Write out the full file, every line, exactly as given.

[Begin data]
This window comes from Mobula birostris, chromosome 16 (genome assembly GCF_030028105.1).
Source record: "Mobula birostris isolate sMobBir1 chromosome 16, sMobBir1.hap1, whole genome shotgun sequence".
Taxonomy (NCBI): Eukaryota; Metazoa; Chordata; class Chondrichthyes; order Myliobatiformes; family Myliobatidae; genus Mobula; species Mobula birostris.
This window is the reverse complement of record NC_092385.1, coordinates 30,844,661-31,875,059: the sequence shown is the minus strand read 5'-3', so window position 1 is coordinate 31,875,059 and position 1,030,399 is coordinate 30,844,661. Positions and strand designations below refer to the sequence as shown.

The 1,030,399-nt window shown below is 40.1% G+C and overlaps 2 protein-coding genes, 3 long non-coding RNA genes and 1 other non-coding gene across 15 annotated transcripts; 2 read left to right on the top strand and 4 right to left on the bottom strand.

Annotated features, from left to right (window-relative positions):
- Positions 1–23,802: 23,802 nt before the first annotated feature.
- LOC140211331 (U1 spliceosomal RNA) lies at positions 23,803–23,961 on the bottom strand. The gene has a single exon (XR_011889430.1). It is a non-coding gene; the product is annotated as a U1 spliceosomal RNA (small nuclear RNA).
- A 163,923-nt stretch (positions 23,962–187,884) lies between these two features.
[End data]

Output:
This window comes from Mobula birostris, chromosome 16 (genome assembly GCF_030028105.1).
Source record: "Mobula birostris isolate sMobBir1 chromosome 16, sMobBir1.hap1, whole genome shotgun sequence".
Taxonomy (NCBI): Eukaryota; Metazoa; Chordata; class Chondrichthyes; order Myliobatiformes; family Myliobatidae; genus Mobula; species Mobula birostris.
This window is the reverse complement of record NC_092385.1, coordinates 30,844,661-31,875,059: the sequence shown is the minus strand read 5'-3', so window position 1 is coordinate 31,875,059 and position 1,030,399 is coordinate 30,844,661. Positions and strand designations below refer to the sequence as shown.

The 1,030,399-nt window shown below is 40.1% G+C and overlaps 2 protein-coding genes, 3 long non-coding RNA genes and 1 other non-coding gene across 15 annotated transcripts; 2 read left to right on the top strand and 4 right to left on the bottom strand.

Annotated features, from left to right (window-relative positions):
- Positions 1–23,802: 23,802 nt before the first annotated feature.
- LOC140211331 (U1 spliceosomal RNA) lies at positions 23,803–23,961 on the bottom strand. The gene has a single exon (XR_011889430.1). It is a non-coding gene; the product is annotated as a U1 spliceosomal RNA (small nuclear RNA).
- A 163,923-nt stretch (positions 23,962–187,884) lies between these two features.